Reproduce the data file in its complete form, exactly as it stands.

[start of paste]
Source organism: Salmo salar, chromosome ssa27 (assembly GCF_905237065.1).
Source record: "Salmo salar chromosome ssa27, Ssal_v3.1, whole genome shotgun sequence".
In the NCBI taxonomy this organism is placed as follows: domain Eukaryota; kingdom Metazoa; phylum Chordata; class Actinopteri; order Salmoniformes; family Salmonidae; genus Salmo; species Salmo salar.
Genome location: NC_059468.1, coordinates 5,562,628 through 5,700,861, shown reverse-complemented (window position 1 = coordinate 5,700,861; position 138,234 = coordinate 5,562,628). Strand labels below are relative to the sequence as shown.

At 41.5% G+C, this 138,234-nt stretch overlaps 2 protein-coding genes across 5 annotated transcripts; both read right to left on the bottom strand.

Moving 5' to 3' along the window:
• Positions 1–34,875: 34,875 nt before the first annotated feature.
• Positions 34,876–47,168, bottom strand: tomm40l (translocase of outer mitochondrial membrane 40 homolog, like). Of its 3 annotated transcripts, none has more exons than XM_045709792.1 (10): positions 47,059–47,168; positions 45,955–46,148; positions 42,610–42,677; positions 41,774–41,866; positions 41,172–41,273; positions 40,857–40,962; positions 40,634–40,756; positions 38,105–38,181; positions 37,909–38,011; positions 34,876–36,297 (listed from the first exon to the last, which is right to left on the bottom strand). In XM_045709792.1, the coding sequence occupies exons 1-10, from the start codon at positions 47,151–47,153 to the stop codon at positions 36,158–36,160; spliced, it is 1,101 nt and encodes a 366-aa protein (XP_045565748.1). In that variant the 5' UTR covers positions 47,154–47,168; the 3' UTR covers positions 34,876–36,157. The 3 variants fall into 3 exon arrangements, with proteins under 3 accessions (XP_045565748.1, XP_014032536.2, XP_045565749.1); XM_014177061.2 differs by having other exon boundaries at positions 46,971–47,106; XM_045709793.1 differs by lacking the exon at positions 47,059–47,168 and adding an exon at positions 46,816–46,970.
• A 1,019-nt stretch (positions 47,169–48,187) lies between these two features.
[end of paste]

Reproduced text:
Source organism: Salmo salar, chromosome ssa27 (assembly GCF_905237065.1).
Source record: "Salmo salar chromosome ssa27, Ssal_v3.1, whole genome shotgun sequence".
In the NCBI taxonomy this organism is placed as follows: domain Eukaryota; kingdom Metazoa; phylum Chordata; class Actinopteri; order Salmoniformes; family Salmonidae; genus Salmo; species Salmo salar.
Genome location: NC_059468.1, coordinates 5,562,628 through 5,700,861, shown reverse-complemented (window position 1 = coordinate 5,700,861; position 138,234 = coordinate 5,562,628). Strand labels below are relative to the sequence as shown.

At 41.5% G+C, this 138,234-nt stretch overlaps 2 protein-coding genes across 5 annotated transcripts; both read right to left on the bottom strand.

Moving 5' to 3' along the window:
• Positions 1–34,875: 34,875 nt before the first annotated feature.
• Positions 34,876–47,168, bottom strand: tomm40l (translocase of outer mitochondrial membrane 40 homolog, like). Of its 3 annotated transcripts, none has more exons than XM_045709792.1 (10): positions 47,059–47,168; positions 45,955–46,148; positions 42,610–42,677; positions 41,774–41,866; positions 41,172–41,273; positions 40,857–40,962; positions 40,634–40,756; positions 38,105–38,181; positions 37,909–38,011; positions 34,876–36,297 (listed from the first exon to the last, which is right to left on the bottom strand). In XM_045709792.1, the coding sequence occupies exons 1-10, from the start codon at positions 47,151–47,153 to the stop codon at positions 36,158–36,160; spliced, it is 1,101 nt and encodes a 366-aa protein (XP_045565748.1). In that variant the 5' UTR covers positions 47,154–47,168; the 3' UTR covers positions 34,876–36,157. The 3 variants fall into 3 exon arrangements, with proteins under 3 accessions (XP_045565748.1, XP_014032536.2, XP_045565749.1); XM_014177061.2 differs by having other exon boundaries at positions 46,971–47,106; XM_045709793.1 differs by lacking the exon at positions 47,059–47,168 and adding an exon at positions 46,816–46,970.
• A 1,019-nt stretch (positions 47,169–48,187) lies between these two features.